Accusations and denials, claims and counter-claims: World Cup 2002 has been embroiled in a different kind of controversy as the standard of refereeing plumbed the depths. South Korea progressed to the semi-finals, the best an Asian nation has ever done in the 72 years of the Cup, but doubts remained thanks to the refereeing foul-ups perpetrated in the co-host's victories over Italy and Spain. The ire against the referees climaxed with FIFA being bombarded with 4,00,000 e-mails objecting to the refereeing in the second-round match between South Korea and Italy; and indignation in Spain and Argentina. "This World Cup should be declared null and void," screamed a headline in La Nacion, an Argentine daily.
That's an exaggeration. But both Italy and Spain had a point when they suspected the officials were against them as both were on the receiving end of some dubious decisions. They should, however, take comfort in the fact that such error-strewn performances have become a feature of these finals.
Ironically, it was the showing of Korean referee Kim Young-joo which set the tone. He became overexcitable in Brazil's match with Turkey in the group stages. Kim, known for his erratic style, went over the top, awarding Brazil a penalty for an offence committed outside the area and sending off two Turks in the last seven minutes.
And they soon found themselves in good company. Belgium, Portugal, Italy and Spain were all berating the referees when they were knocked out while the US, too, were unfortunate as an oversight by officials denied them either a goal or a penalty during their quarter-final defeat.
The furore over Korea's seemingly assisted progress reached such a crescendo, the FIFA issued a statement denying accusations that the decisions were part of a conspiracy to keep the co-hosts in the tournament longer. Anyone who knows anything about FIFA politics can safely say the body is so divided that such a theory is ludicrous.
The real problem lies in the officials appointed and their ability—or the lack of it—to handle big-name players and the intensity of the surroundings at the world's most-watched sports event. Mistakes were made in matches involving Korea, primarily, because the atmosphere at games involving Guus Hiddink's side was the most intimidating. With an almost frightening nationalistic fire burning inside them, the Korean fans turned venues all over the nation into patriotic cauldrons. Inexperienced officials would, understandably, be affected.
And so it proved. But with FIFA selecting officials from nations such as Uganda, Trinidad and Tobago, and Egypt to adjudicate, the governing body is culpable in many ways. Why select officials from nations that don't even play football professionally? Because the body's internal and continental politics dictate policy ahead of what is truly good for the game.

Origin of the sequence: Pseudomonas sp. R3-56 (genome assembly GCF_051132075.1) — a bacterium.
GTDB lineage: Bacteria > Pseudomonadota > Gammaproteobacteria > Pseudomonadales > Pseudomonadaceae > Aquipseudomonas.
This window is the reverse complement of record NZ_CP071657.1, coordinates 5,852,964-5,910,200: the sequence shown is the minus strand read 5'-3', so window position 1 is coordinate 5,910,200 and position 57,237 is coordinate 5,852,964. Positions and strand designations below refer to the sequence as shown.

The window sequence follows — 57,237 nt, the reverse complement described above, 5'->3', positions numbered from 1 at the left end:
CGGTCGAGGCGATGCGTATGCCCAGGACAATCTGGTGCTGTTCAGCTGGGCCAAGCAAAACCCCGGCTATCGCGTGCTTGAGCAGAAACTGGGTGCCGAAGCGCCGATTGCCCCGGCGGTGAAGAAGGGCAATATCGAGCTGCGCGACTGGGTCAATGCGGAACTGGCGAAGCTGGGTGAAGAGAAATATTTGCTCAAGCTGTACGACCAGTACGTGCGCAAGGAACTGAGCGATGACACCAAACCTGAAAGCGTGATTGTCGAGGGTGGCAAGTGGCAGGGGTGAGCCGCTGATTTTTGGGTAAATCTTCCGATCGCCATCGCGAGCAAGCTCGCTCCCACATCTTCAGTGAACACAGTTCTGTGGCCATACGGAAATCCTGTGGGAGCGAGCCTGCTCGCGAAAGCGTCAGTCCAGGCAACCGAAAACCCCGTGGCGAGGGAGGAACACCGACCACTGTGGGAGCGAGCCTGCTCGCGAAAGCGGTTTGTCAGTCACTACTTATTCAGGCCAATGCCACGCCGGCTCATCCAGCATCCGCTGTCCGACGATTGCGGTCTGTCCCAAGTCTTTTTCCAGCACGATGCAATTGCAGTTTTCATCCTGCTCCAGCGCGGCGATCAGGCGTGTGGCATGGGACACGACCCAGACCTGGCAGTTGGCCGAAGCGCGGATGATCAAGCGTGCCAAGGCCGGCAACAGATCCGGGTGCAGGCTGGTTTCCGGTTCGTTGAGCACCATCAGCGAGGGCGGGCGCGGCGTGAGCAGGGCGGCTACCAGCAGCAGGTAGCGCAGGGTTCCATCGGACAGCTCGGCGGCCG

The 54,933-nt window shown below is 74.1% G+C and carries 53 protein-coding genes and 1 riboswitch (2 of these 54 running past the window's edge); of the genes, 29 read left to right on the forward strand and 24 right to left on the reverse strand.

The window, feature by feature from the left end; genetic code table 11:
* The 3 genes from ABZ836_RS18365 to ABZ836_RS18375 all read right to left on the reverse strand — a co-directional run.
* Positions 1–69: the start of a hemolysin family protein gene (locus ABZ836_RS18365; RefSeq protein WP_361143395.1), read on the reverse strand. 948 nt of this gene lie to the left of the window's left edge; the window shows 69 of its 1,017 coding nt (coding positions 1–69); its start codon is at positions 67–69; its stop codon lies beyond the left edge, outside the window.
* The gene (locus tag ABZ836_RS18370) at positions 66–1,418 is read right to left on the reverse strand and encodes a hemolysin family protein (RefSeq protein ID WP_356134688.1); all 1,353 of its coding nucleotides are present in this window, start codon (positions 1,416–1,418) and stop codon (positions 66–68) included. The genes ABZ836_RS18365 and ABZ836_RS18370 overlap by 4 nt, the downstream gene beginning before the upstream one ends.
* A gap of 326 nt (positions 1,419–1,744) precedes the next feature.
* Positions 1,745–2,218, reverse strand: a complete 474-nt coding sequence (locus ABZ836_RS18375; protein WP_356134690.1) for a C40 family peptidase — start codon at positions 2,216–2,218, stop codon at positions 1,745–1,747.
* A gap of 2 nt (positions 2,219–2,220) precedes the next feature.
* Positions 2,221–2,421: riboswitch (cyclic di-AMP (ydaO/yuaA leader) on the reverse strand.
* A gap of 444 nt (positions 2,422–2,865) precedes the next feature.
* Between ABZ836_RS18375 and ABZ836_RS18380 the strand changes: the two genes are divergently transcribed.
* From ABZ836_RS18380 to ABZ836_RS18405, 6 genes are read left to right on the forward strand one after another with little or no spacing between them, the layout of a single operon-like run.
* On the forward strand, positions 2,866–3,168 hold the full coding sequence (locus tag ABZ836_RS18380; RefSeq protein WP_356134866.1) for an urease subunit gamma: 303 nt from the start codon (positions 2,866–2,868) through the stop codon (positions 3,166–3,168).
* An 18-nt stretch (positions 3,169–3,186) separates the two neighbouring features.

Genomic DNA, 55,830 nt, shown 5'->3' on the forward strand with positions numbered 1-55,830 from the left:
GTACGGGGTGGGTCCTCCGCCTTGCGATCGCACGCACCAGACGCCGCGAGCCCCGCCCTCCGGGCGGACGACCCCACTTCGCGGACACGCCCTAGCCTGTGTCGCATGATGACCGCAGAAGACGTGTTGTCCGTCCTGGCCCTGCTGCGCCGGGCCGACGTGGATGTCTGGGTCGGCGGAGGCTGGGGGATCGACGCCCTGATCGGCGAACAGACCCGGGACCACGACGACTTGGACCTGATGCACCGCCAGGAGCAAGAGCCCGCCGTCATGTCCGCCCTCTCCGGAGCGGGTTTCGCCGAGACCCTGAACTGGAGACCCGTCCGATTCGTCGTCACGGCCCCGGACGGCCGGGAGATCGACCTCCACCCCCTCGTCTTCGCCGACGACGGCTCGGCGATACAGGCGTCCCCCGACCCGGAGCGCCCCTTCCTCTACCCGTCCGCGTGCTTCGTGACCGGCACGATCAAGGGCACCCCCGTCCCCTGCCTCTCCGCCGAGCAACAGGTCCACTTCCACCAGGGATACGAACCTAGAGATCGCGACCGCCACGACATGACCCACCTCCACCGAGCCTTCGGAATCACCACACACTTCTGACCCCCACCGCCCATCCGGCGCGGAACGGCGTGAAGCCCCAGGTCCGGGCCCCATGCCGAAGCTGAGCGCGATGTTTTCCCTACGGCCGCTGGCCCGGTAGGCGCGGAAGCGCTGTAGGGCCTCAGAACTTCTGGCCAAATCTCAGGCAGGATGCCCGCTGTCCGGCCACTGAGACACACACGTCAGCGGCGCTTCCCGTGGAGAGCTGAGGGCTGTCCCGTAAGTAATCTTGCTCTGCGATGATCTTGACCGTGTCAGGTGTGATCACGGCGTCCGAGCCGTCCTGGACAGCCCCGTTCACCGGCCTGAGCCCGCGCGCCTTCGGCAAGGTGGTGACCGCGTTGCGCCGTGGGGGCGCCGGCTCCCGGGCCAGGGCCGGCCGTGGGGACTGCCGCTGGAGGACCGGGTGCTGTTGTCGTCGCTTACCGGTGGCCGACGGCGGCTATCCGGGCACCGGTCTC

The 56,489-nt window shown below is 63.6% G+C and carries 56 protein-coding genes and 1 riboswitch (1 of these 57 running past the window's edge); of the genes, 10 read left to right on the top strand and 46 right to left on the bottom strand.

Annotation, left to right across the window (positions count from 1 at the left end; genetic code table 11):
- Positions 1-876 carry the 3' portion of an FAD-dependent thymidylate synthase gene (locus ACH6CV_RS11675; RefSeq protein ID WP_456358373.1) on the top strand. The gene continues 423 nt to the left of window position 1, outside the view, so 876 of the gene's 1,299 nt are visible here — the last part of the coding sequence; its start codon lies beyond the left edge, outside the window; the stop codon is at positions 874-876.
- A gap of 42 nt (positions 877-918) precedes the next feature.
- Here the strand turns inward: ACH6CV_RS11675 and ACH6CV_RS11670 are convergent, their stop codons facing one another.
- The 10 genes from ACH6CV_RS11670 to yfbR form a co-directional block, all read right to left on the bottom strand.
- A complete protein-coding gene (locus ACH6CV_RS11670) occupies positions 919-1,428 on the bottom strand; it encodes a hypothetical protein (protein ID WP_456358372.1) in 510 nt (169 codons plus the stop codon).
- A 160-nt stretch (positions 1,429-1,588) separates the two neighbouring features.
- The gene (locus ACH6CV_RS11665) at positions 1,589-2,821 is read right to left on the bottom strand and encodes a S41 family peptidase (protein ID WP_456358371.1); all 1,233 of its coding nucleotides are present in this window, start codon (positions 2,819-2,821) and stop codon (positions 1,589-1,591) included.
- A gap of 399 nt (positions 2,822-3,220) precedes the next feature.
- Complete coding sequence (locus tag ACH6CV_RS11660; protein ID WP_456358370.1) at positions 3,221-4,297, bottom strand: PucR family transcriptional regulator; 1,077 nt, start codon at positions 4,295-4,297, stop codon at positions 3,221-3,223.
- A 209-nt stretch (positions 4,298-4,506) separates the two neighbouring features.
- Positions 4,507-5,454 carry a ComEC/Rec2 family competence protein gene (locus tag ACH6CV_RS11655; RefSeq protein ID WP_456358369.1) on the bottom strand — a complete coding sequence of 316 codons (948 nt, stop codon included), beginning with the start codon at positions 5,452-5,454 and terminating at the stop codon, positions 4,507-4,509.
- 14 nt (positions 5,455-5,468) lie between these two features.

While the world's top professional teams play in Europe and South America, officials from nations such as the Maldives, the UAE, and Antigua and Barbados have been selected to control games. That's not to say that some are incapable of taking control. They are and the proof has come in the performances of referees like Ali Bujsaim from Dubai, a city not exactly famed for the strength of its football league.
But characters like Bujsaim are an exception and FIFA president Sepp Blatter publicly accepted as much. "The refereeing has been the only negative aspect of this World Cup," Blatter said."The (referees) have been quite good, but the (linesmen) have been a disaster, especially when it comes to off-side...they haven't even realised that it is better to award an off-side goal than to disallow a good goal. A World Cup that receives the best players and teams in the world should be overseen by the best referees regardless of their nationality...from now on we will call in the best, full stop, even if they come from just a handful of countries."
Blatter's thoughts, though, have not been shared by all concerned. Edgardo Codesal Mendez, a member of FIFA's referees committee, defended the referees. "We'll have to wait until the final to evaluate the whole tournament, but until now the referees in general have done a very good job," he said. Senes Erzik, chairman of the FIFA referees committee, also dismissed the allegations, although he did acknowledge that bad calls have been made at Korea-Japan 2002.
So, where do FIFA and world football go from here? Professionalism is the next obvious step in a sport where players are earning up to US$150,000 a week for their services, yet many officials continue to work in either an amateur or part-time capacity. Only two of the 36 officials consider themselves professional referees with the rest culled from professions such as accountancy and the civil services.
Then there is the thorny issue of technology. Debates over the use of video replays, 'magic eyes' and the like have floundered time and again. With television replays picking up every action and reaction by players and officials, more mistakes are going to be highlighted. And with interest in the game greater now than at any other time in history, the reaction to perceived errors will always be more vociferous. Add to that mix the massive sums of money paid by sponsors to players and national associations, the onus to succeed—or to at least not be held accountable for failure—increases.
The system does need to be overhauled. FIFA has to stop promising action and be seen making positive moves. It needs to do this, as its own motto states, 'For the Good of the Game'.
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